Sun Sentinel


By Dennis Lehane

Morrow ($27.99)

For some criminals, crime is a business that supports families and feeds a desire to lead unconventional lives. And that has made for some intriguing, iconic films and novels such as “Goodfellas,” “Once Upon a Time in America,” “The Sopranos” and “The Godfather” saga.

Add to that list the exquisitely plotted “Live by Night.” Like those other works, “Live by Night” goes beyond the life of crime, skirting that fine line between glorifying the illegal and showing the humanity behind even mobsters.

In this 10th novel, Dennis Lehane examines our history, morality in an amoral world and what motivates some people to “live by night,” making up their own rules as one character says.

Lehane made his career writing a series about contemporary Boston private detectives Patrick Kenzie and Angie Gennaro, and the stunning stand-alone novel, “Mystic River.” But he also has proved himself an astute historian with the chilling “Shutter Island” and “The Given Day,” a saga that clocked in at 720 pages. The leaner, more focused “Live by Night” is no less an epic as it looks at Prohibition and organized crime that flourished because of it. Beginning in Boston during 1926, “Live by Night” moves to Tampa and Cuba, showing a decade in the life of Joe Coughlin.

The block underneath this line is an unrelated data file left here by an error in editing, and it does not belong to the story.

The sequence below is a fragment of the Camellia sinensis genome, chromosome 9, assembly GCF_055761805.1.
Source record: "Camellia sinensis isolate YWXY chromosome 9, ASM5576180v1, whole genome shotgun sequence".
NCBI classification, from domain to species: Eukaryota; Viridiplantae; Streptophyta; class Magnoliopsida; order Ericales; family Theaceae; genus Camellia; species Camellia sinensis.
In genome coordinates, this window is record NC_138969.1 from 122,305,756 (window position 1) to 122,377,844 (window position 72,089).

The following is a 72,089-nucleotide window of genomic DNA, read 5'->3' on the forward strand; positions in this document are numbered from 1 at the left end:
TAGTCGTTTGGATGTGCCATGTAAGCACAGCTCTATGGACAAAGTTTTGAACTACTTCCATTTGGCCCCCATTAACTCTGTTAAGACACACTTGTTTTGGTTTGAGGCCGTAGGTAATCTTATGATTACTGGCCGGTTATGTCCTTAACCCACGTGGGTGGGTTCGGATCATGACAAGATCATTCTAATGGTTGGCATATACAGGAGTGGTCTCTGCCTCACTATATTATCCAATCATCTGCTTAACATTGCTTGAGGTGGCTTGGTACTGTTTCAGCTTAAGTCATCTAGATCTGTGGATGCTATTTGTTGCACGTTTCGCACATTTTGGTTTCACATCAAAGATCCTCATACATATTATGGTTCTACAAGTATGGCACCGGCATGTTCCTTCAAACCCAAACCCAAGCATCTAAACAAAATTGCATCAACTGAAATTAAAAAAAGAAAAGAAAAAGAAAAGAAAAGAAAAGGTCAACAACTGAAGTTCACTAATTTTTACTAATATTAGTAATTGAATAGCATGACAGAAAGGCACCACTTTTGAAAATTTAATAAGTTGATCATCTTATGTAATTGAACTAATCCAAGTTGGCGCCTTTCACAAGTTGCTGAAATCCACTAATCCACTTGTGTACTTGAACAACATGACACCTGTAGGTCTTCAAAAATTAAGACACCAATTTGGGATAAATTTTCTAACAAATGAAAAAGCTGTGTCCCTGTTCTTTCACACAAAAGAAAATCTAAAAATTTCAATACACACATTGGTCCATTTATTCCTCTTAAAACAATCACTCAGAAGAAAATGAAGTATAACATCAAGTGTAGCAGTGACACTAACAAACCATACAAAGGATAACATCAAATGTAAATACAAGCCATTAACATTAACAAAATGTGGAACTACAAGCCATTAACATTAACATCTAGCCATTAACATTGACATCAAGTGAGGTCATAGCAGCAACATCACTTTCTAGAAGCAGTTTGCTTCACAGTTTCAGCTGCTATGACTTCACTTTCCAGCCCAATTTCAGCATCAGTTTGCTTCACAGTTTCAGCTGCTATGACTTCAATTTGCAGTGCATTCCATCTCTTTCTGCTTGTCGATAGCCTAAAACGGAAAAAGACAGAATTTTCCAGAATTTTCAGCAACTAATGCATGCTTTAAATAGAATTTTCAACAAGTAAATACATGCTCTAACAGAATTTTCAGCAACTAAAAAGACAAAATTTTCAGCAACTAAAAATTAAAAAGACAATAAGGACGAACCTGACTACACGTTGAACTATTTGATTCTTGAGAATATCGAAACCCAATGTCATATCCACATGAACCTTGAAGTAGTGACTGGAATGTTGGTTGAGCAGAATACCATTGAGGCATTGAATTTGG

The brother of a cop and the son of a Boston police captain, Joe choose a different route, reveling in the glory of being “an outlaw,” working for one of Boston’s most feared mobsters and bootleggers. But the job requires one to have “amputated conscience” as Joe’s life is fraught with betrayal, double crossing and brutality. And, as his father knows but Joe refuses to acknowledge, “violence procreates.”

“Live by Night” takes Joe from Boston to a stint in prison to overseeing the mob’s bootleg operation in Tampa’s Ybor City, which he builds into a multi-million dollar empire. Lehane skillfully balances Joe’s business dealings as well as his complicated personal life.

Joe’s older brother, Danny, was the hero of “The Given Day” and that relationship makes “Live by Night” a sequel, of sorts.

The Boston-born Lehane knows his native city like no one else. But you can almost smell the cigars being rolled, the sweet rum being poured and feel the heat of Ybor City of the late 1920s and early 1930s.

“Live by Night” is a masterful outing by an author known for superior storytelling.

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